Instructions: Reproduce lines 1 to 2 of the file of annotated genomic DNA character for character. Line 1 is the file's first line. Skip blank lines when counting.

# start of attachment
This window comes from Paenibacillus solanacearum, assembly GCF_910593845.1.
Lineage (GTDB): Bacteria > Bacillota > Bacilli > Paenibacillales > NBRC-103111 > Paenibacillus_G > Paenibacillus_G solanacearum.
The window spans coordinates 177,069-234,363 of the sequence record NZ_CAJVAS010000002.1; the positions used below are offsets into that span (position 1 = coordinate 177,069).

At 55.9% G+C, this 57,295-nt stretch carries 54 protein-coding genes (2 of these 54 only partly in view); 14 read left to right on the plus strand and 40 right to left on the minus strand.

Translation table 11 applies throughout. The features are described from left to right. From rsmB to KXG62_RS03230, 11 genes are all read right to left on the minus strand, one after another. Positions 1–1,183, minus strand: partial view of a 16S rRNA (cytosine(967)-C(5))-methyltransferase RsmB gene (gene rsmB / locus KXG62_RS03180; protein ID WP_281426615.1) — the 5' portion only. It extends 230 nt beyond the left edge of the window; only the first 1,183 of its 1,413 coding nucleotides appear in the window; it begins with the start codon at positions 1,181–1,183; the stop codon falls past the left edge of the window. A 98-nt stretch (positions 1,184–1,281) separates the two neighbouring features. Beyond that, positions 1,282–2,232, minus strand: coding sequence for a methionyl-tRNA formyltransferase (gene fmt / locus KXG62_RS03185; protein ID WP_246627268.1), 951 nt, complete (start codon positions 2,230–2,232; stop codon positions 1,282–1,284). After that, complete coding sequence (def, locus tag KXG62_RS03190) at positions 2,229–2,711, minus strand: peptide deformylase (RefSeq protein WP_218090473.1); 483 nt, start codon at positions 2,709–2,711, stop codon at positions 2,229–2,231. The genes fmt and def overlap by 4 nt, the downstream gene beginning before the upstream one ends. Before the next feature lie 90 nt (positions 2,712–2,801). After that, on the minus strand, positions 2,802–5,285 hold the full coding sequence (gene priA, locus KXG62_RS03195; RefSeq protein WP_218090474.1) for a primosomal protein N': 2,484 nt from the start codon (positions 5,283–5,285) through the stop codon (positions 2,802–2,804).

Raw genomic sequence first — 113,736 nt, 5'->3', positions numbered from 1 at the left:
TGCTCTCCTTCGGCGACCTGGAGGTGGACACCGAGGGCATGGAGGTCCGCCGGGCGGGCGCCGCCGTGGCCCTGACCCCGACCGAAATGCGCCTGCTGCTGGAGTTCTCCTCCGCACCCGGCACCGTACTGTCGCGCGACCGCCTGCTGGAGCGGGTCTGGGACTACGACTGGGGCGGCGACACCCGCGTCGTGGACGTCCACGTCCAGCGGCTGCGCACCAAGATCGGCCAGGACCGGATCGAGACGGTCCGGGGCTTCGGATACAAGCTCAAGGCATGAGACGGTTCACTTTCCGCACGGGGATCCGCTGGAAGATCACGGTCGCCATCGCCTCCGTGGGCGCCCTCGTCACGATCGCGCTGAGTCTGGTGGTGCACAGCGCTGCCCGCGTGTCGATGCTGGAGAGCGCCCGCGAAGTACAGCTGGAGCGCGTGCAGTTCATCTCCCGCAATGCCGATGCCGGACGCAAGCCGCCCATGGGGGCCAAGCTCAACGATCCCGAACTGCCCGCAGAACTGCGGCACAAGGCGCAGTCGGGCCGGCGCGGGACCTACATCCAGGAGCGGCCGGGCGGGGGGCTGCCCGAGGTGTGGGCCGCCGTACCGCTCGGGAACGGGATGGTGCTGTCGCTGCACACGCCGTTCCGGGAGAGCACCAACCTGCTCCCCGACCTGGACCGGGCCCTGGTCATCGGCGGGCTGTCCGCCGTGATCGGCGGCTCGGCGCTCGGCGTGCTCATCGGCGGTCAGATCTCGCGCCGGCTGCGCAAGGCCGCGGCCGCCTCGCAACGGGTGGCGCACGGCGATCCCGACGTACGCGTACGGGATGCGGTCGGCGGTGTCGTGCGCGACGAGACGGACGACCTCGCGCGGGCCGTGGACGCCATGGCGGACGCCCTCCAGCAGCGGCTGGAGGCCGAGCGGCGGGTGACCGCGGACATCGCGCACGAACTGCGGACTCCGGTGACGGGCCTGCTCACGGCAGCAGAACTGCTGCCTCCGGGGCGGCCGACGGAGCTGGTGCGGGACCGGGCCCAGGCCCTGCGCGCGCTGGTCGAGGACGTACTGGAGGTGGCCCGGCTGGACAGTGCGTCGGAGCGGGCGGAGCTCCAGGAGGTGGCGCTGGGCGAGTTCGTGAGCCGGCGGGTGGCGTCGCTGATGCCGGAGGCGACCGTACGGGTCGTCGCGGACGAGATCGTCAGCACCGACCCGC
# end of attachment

This window comes from Paenibacillus solanacearum, assembly GCF_910593845.1.
Lineage (GTDB): Bacteria > Bacillota > Bacilli > Paenibacillales > NBRC-103111 > Paenibacillus_G > Paenibacillus_G solanacearum.